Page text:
Shook Hardy, representing CPI Security Systems Inc. in a trademark infringement suit in which Vivint was found to have tricked customers into switching home security providers, fired back at Vivint's attempts to whittle down the attorney fee award in a reply brief.  The law firm said the fees it's seeking are both reasonable given its staffing model and relevant to the claims on which CPI succeeded under the Lanham Act and North Carolina's Unfair and Deceptive Trade Practices Act.

In attacking the fee bid, Vivint had accused Shook Hardy of charging excessive hourly rates and overusing partners for work that could have been done by associates.  But Shook Hardy said that CPI was represented for the duration of the suit by just three partners, whose hourly billing rates were at or below the average for western North Carolina.  "These allegations are startlingly ironic in light of Vivint's four-partner-per-deposition staffing model, Vivint's massive trial team, and the rates Vivint's own lawyers charge in commercial litigation matters," the reply brief states.

CPI first filed its request for $3 million in attorney fees earlier this month, noting that Vivint was found to have willfully engaged in a deceptive trade practice and didn't try to settle the case until the trial was well underway.  In its response, Vivint asked the court to delay ruling on the motion until after its own motion for a new trial is addressed.  If the award is granted, the fees should be significantly reduced, the smart home security company has argued, saying CPI failed to distinguish on which claims it's seeking to recover fees.

Vivint also slammed how CPI classified its billing rates and corresponding time entries, as well as its request to recover fees associated with a delay in the trial date.  But Shook Hardy countered that all of the work it performed leading up to and during the trial related to CPI's trademark and unfair business practices claims, under which the prevailing party can recover attorney fees. It also argued the billing entries were "adequately detailed."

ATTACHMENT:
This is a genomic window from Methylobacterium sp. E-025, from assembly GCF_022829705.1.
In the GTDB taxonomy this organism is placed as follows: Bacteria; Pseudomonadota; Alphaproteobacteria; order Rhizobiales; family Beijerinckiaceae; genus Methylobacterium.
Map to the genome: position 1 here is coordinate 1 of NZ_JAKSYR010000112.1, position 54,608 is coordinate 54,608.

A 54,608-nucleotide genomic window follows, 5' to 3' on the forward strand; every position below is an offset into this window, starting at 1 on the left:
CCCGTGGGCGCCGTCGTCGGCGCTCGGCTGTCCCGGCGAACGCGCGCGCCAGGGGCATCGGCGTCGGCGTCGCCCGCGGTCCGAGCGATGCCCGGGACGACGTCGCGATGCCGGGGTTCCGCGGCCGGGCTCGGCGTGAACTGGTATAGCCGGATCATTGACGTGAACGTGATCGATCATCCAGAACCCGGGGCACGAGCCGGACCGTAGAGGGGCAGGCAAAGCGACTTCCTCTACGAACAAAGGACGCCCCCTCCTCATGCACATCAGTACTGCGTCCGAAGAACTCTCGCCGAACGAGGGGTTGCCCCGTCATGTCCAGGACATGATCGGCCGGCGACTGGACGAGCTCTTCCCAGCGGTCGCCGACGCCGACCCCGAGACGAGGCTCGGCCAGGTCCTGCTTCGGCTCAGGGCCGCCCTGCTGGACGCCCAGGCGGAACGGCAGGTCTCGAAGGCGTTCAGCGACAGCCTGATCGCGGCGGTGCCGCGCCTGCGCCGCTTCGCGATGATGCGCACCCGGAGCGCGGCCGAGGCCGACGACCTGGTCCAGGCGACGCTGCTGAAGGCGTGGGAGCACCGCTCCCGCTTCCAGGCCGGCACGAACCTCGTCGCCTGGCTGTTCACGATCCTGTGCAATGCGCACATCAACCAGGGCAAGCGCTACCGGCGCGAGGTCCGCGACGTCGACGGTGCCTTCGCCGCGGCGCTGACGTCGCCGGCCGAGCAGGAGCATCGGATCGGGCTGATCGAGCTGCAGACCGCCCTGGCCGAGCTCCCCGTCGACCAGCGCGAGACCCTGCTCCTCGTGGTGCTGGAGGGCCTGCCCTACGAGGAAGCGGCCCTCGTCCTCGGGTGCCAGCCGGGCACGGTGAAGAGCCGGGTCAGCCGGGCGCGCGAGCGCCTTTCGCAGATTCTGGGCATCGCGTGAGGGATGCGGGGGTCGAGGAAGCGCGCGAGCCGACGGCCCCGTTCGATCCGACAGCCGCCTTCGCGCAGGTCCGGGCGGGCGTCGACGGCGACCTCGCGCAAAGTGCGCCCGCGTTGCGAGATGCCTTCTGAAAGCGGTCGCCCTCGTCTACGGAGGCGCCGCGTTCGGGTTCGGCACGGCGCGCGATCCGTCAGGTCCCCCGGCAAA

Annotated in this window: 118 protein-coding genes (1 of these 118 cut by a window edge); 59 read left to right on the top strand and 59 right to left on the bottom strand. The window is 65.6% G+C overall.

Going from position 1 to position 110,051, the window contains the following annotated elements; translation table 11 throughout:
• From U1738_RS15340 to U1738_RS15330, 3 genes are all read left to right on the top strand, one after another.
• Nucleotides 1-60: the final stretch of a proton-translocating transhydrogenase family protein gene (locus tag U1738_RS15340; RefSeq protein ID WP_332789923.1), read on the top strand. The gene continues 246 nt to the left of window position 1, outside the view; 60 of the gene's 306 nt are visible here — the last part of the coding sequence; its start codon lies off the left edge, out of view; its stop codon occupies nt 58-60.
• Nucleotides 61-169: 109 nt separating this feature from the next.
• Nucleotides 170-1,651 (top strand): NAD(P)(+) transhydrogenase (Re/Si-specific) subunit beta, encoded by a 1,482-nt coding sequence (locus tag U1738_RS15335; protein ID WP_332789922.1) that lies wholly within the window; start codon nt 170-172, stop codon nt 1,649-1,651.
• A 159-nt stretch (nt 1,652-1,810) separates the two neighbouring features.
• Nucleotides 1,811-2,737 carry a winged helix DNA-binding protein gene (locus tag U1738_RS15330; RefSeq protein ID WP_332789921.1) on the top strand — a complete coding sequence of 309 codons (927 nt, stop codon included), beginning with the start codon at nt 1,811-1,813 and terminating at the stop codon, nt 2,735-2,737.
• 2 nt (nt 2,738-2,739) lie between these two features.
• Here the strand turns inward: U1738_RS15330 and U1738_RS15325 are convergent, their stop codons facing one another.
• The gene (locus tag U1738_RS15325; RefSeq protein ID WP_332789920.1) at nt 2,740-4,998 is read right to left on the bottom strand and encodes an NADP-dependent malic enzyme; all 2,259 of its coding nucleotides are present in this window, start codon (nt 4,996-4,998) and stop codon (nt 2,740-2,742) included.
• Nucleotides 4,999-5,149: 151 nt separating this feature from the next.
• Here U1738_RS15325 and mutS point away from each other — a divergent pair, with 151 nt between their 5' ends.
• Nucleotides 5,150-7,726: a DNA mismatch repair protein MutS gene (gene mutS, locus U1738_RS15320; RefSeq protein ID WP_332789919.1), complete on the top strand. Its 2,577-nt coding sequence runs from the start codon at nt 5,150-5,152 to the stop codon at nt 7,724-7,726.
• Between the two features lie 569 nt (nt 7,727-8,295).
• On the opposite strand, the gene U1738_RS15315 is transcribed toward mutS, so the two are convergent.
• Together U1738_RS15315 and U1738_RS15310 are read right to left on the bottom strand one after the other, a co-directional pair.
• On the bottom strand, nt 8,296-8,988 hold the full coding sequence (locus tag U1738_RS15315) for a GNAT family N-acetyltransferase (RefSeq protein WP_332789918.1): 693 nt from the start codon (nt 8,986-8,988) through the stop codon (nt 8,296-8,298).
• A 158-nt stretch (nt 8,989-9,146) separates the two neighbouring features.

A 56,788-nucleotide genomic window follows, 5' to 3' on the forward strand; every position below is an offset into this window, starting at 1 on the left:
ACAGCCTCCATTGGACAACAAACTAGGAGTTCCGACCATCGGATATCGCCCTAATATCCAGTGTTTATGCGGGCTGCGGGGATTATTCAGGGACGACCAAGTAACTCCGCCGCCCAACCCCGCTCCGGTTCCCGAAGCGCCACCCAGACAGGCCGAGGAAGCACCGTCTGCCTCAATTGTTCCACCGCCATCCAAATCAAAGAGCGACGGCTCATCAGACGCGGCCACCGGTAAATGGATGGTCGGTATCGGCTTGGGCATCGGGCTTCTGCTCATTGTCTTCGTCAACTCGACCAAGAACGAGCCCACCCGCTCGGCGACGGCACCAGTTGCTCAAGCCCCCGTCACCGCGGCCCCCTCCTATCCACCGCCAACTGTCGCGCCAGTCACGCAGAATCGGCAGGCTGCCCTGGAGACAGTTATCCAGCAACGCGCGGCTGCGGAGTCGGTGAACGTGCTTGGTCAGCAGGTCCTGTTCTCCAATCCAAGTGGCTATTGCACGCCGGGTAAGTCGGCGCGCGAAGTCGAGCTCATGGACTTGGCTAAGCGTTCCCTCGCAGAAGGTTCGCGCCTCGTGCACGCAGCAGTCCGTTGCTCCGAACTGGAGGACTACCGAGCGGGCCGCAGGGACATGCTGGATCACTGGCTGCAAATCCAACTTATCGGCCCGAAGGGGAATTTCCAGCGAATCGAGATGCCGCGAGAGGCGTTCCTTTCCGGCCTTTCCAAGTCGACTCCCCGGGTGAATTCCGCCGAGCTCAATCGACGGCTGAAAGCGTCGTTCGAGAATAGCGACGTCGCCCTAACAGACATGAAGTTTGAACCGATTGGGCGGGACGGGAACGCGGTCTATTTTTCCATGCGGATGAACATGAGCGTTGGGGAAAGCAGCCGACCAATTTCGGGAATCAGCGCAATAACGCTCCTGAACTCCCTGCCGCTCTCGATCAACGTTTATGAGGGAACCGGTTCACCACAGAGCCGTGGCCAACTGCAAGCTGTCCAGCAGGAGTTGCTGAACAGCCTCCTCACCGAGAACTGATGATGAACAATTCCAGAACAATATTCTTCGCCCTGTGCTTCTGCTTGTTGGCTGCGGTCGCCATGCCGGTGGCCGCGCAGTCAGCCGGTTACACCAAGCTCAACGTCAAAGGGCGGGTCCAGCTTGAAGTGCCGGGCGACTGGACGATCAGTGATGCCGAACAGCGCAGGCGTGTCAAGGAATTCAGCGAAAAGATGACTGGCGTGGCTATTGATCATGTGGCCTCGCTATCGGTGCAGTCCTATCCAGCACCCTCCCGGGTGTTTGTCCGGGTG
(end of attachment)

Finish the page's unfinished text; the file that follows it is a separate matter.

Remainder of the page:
The firm similarly rebuffed Vivint's criticism of its staffing model as "vague," saying in its reply brief that its smaller legal team was far more efficient than the five law firms working for Vivint, "one of which is one of the top five largest law firms in the country."  Finally, Shook Hardy said the work it did preparing for the original trial date last year was used for the actual trial in February, noting it was "careful to preserve work product to ensure that it would not need to be recreated."

Federal Circuit Urged to Toss IP Fee Award in ‘Exceptional Case’

October 20, 2022

A recent Law 360 story by Kelly Leinhard, “Reverse Dish, Sirius XM Fee Award in IP Row, Fed. Circ. Urged” reports that patent-holding company Dragon Intellectual Property LLC urged a federal appeals court to overturn a ruling that found a decade-long infringement fight exceptional, allowing counsel for Dish Network and Sirius XM to collect more than $3 million in attorney fees.  Dragon alleged that the Delaware district court abused its discretion when finding the case exceptional, which led to higher attorney fees, by misreading claim language and not fully considering Dragon's expert testimony.